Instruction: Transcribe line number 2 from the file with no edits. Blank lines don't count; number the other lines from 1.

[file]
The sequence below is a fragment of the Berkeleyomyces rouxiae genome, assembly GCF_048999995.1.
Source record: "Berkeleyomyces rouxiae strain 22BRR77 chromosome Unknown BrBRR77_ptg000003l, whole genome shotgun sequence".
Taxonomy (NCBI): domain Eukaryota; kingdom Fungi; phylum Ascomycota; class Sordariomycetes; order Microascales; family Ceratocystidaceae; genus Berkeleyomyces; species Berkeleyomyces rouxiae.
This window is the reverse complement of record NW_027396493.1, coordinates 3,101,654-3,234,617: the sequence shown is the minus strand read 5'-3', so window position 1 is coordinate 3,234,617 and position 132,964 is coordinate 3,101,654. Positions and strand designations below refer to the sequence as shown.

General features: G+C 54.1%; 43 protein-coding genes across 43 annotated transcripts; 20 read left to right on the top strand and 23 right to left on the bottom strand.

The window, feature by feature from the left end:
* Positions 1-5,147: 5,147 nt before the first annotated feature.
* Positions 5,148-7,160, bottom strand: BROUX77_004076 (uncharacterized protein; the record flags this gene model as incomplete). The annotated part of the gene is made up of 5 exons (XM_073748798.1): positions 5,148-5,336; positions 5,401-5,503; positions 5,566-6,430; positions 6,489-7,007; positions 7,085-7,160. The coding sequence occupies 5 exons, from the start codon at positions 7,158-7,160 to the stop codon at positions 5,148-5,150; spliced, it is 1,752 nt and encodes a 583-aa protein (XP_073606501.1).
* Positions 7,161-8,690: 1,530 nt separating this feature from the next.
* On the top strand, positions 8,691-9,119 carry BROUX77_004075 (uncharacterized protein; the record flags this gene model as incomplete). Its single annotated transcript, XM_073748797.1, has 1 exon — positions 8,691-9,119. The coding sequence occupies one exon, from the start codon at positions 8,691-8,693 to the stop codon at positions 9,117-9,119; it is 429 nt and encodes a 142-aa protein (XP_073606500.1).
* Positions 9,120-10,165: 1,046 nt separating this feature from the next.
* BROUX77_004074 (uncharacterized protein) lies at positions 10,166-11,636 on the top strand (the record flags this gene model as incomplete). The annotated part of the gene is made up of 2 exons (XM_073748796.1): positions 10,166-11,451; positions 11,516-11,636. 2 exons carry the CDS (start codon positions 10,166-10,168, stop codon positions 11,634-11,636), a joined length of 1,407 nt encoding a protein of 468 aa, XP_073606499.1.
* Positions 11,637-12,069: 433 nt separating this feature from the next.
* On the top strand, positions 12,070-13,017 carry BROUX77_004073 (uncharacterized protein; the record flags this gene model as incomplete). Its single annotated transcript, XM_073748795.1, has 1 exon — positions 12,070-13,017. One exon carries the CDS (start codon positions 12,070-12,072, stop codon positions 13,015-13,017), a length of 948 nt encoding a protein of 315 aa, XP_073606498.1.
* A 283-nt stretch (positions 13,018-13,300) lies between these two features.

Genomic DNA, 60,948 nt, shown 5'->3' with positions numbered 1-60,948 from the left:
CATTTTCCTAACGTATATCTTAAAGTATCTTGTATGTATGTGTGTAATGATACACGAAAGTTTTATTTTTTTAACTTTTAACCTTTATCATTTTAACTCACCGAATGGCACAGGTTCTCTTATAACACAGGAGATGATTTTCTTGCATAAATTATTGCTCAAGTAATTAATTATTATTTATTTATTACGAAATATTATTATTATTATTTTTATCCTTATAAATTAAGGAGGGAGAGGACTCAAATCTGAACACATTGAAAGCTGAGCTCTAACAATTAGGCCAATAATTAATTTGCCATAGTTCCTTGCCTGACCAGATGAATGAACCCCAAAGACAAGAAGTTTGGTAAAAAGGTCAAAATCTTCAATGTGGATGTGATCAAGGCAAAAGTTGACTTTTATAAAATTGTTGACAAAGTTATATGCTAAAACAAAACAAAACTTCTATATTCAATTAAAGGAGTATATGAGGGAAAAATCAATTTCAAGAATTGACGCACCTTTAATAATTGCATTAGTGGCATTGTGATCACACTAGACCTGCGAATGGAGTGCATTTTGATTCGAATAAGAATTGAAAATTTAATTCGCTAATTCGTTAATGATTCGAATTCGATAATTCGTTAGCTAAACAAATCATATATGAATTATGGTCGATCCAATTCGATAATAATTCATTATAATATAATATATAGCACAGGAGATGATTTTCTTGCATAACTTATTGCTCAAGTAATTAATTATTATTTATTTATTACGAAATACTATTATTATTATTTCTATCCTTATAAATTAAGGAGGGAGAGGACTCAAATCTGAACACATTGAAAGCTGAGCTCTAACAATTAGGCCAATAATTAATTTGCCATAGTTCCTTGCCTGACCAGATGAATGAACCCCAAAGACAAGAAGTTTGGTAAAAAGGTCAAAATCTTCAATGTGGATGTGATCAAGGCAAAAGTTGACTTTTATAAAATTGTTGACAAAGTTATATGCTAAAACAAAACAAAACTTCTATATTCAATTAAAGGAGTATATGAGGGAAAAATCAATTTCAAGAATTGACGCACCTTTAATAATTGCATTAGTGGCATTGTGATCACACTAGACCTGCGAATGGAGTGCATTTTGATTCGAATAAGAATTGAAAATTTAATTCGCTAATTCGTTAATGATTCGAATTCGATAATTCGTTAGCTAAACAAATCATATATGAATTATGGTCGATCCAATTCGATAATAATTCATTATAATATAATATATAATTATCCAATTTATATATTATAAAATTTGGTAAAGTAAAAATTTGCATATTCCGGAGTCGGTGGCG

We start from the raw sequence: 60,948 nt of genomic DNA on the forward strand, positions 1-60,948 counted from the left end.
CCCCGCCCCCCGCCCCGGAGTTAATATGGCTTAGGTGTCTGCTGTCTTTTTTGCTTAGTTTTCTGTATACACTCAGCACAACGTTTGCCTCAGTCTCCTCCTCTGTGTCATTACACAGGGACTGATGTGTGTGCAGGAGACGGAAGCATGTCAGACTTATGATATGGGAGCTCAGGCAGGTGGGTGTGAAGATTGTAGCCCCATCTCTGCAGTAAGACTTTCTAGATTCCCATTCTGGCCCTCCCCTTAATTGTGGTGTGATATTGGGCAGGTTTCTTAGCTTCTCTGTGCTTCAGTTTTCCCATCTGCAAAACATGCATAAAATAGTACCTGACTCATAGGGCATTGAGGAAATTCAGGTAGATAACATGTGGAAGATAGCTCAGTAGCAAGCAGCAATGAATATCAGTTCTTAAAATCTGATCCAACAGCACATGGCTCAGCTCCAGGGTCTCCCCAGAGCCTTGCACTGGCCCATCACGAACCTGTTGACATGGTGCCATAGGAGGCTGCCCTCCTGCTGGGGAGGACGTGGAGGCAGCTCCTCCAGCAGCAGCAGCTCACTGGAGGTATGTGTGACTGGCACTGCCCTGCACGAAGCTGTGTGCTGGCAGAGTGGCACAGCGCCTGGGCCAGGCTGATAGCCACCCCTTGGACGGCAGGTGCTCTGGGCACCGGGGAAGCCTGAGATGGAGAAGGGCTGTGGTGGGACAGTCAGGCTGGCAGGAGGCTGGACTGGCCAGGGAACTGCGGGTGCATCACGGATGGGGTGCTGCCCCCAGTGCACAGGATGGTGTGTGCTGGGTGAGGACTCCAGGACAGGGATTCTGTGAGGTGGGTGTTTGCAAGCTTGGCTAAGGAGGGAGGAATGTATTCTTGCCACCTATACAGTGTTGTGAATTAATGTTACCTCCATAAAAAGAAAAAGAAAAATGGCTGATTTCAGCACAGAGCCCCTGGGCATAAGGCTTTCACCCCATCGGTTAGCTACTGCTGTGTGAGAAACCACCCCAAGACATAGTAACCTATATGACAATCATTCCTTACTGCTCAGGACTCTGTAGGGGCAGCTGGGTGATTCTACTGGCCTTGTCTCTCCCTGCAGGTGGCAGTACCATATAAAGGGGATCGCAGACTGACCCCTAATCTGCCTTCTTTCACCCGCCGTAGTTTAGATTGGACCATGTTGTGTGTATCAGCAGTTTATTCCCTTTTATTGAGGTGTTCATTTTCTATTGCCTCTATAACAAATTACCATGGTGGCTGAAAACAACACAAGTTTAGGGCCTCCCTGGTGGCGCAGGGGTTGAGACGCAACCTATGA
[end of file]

Source record: "Berkeleyomyces rouxiae strain 22BRR77 chromosome Unknown BrBRR77_ptg000003l, whole genome shotgun sequence".